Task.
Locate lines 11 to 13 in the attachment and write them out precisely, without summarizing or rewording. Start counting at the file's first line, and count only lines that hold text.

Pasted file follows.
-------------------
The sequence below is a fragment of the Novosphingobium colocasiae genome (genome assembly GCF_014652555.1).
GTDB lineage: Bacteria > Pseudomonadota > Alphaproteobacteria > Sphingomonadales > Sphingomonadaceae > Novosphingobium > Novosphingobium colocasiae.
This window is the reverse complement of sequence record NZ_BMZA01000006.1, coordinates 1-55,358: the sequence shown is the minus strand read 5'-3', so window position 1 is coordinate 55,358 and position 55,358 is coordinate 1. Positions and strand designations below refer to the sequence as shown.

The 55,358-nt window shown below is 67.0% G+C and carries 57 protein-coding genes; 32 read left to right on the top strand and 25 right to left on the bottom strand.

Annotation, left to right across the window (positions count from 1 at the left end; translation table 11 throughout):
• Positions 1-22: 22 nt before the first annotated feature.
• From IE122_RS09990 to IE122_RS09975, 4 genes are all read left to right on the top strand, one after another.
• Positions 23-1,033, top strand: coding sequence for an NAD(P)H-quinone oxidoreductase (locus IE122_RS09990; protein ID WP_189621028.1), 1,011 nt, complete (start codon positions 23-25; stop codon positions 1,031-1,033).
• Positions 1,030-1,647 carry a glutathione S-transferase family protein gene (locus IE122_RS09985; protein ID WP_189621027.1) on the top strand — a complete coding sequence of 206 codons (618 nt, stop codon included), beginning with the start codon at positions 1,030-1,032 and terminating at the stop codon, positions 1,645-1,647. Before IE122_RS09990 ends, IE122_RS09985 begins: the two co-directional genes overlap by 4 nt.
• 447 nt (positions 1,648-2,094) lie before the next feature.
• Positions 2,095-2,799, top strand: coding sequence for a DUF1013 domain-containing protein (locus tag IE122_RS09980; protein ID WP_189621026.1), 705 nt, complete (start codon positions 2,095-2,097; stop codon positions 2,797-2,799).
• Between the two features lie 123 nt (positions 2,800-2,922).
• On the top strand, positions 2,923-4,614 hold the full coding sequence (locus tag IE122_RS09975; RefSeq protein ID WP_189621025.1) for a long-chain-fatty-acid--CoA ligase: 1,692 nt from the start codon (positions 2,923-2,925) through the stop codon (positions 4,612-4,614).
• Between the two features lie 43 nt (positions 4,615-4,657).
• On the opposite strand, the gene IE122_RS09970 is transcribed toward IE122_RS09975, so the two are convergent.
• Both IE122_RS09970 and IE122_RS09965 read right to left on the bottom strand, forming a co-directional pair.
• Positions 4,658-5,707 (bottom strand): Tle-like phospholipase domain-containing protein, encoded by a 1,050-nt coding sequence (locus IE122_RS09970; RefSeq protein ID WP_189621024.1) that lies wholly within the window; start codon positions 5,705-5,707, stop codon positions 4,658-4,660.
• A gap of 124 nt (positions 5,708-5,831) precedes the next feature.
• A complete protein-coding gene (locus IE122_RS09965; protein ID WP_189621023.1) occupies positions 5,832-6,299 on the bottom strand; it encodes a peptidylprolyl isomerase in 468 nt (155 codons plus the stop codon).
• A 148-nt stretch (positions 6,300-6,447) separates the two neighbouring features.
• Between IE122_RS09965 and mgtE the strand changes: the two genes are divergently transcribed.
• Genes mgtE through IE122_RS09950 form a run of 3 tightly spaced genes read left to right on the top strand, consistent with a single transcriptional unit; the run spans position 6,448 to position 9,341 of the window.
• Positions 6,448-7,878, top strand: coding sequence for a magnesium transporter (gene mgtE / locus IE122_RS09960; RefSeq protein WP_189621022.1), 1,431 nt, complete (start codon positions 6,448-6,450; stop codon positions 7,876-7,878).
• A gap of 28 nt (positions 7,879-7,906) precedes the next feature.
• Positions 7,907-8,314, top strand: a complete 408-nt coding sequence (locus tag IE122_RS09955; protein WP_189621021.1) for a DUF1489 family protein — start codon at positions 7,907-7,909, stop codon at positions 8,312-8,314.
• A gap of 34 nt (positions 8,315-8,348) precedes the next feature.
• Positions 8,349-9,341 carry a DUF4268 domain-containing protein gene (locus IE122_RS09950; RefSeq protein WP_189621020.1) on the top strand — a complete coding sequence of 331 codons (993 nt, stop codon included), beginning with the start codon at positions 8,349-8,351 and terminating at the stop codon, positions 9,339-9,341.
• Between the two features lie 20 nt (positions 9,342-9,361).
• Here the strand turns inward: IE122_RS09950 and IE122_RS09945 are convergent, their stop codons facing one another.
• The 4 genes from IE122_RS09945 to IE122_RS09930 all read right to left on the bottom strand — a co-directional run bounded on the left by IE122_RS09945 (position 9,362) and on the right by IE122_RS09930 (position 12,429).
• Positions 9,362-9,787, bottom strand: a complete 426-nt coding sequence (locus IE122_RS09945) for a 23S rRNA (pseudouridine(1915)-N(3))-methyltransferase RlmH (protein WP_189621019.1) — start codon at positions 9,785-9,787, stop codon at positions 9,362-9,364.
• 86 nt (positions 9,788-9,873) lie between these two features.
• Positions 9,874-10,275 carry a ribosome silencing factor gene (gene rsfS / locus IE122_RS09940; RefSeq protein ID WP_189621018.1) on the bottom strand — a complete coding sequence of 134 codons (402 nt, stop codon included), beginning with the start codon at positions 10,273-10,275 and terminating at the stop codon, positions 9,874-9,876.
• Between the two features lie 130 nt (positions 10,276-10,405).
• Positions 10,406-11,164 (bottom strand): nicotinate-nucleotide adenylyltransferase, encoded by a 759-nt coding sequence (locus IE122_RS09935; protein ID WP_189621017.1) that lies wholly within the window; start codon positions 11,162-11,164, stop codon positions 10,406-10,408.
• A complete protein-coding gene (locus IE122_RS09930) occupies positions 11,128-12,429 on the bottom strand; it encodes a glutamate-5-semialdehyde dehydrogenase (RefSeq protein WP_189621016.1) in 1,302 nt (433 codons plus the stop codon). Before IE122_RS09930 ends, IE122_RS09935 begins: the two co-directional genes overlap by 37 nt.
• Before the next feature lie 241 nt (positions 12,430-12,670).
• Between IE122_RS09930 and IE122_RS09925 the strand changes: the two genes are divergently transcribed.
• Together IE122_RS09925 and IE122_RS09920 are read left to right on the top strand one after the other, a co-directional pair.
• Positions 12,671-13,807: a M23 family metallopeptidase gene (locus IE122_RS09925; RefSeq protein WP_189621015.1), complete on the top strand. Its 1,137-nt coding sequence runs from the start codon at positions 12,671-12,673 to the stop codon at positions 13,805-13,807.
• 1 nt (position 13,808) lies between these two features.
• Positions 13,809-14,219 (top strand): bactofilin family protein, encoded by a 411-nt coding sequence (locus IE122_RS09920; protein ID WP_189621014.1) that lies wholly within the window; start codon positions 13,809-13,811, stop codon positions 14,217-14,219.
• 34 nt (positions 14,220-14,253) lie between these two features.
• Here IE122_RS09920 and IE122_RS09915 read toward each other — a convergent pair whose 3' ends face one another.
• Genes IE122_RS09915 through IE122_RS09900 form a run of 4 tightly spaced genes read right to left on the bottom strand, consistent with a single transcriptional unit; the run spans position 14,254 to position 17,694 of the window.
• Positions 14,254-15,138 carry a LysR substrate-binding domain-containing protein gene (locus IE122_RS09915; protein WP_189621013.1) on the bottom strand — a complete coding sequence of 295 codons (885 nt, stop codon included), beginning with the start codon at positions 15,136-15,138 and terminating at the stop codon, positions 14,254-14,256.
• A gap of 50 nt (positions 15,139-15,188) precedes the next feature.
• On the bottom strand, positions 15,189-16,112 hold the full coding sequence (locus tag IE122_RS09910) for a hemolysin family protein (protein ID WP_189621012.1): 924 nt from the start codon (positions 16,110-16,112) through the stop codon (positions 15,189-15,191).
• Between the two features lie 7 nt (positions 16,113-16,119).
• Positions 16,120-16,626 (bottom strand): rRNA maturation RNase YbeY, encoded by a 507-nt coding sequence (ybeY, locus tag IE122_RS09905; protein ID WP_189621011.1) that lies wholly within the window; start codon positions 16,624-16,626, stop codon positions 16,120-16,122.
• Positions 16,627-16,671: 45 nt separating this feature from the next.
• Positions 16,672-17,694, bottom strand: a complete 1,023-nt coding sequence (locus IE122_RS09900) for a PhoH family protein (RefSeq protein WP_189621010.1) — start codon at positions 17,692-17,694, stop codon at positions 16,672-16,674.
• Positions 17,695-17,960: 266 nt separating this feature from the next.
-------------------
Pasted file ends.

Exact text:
• Positions 2,095-2,799, top strand: coding sequence for a DUF1013 domain-containing protein (locus tag IE122_RS09980; protein ID WP_189621026.1), 705 nt, complete (start codon positions 2,095-2,097; stop codon positions 2,797-2,799).
• Between the two features lie 123 nt (positions 2,800-2,922).
• On the top strand, positions 2,923-4,614 hold the full coding sequence (locus tag IE122_RS09975; RefSeq protein ID WP_189621025.1) for a long-chain-fatty-acid--CoA ligase: 1,692 nt from the start codon (positions 2,923-2,925) through the stop codon (positions 4,612-4,614).